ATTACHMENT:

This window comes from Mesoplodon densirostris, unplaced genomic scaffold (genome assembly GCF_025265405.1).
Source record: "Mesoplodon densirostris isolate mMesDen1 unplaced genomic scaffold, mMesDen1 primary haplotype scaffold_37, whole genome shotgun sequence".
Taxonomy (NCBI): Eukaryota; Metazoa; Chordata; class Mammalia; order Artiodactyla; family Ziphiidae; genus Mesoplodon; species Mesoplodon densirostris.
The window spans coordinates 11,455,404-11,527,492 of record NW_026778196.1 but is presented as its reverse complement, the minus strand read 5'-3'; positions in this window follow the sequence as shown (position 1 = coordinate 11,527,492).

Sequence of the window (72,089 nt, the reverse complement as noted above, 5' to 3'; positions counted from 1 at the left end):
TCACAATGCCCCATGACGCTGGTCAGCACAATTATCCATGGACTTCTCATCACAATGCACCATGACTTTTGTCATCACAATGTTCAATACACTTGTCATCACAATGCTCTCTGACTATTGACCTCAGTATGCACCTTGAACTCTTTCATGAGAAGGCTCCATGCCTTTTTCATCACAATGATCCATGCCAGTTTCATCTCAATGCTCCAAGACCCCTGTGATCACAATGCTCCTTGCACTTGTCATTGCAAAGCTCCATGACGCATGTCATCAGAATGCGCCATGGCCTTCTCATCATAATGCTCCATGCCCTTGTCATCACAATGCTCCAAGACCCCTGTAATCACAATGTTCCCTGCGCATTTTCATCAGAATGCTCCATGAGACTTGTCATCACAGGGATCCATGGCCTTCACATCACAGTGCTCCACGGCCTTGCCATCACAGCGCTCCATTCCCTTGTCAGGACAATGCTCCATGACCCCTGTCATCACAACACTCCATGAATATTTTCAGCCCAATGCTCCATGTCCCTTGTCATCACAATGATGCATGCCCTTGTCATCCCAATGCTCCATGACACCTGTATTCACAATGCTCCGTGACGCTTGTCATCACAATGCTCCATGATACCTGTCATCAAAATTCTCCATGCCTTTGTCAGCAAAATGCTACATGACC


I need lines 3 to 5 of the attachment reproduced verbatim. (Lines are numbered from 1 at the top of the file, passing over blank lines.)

Taxonomy (NCBI): Eukaryota; Metazoa; Chordata; class Mammalia; order Artiodactyla; family Ziphiidae; genus Mesoplodon; species Mesoplodon densirostris.
The window spans coordinates 11,455,404-11,527,492 of record NW_026778196.1 but is presented as its reverse complement, the minus strand read 5'-3'; positions in this window follow the sequence as shown (position 1 = coordinate 11,527,492).

Sequence of the window (72,089 nt, the reverse complement as noted above, 5' to 3'; positions counted from 1 at the left end):